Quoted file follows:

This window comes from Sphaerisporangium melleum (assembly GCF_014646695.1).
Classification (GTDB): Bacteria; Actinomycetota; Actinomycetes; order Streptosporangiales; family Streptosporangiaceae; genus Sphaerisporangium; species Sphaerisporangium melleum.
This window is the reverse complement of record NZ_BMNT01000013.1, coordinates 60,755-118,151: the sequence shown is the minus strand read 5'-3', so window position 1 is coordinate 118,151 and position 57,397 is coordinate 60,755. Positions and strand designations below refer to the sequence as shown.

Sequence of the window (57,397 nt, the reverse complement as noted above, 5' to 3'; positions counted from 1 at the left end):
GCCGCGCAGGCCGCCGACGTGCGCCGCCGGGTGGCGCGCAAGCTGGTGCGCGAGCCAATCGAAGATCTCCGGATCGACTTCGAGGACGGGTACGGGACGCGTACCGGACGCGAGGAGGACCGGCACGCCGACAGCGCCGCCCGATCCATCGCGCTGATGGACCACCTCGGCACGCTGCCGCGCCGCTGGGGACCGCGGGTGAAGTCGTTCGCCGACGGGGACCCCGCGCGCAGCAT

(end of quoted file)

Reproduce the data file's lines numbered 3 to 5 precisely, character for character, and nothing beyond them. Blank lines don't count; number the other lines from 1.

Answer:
This window is the reverse complement of record NZ_BMNT01000013.1, coordinates 60,755-118,151: the sequence shown is the minus strand read 5'-3', so window position 1 is coordinate 118,151 and position 57,397 is coordinate 60,755. Positions and strand designations below refer to the sequence as shown.

Sequence of the window (57,397 nt, the reverse complement as noted above, 5' to 3'; positions counted from 1 at the left end):
GCCGCGCAGGCCGCCGACGTGCGCCGCCGGGTGGCGCGCAAGCTGGTGCGCGAGCCAATCGAAGATCTCCGGATCGACTTCGAGGACGGGTACGGGACGCGTACCGGACGCGAGGAGGACCGGCACGCCGACAGCGCCGCCCGATCCATCGCGCTGATGGACCACCTCGGCACGCTGCCGCGCCGCTGGGGACCGCGGGTGAAGTCGTTCGCCGACGGGGACCCCGCGCGCAGCAT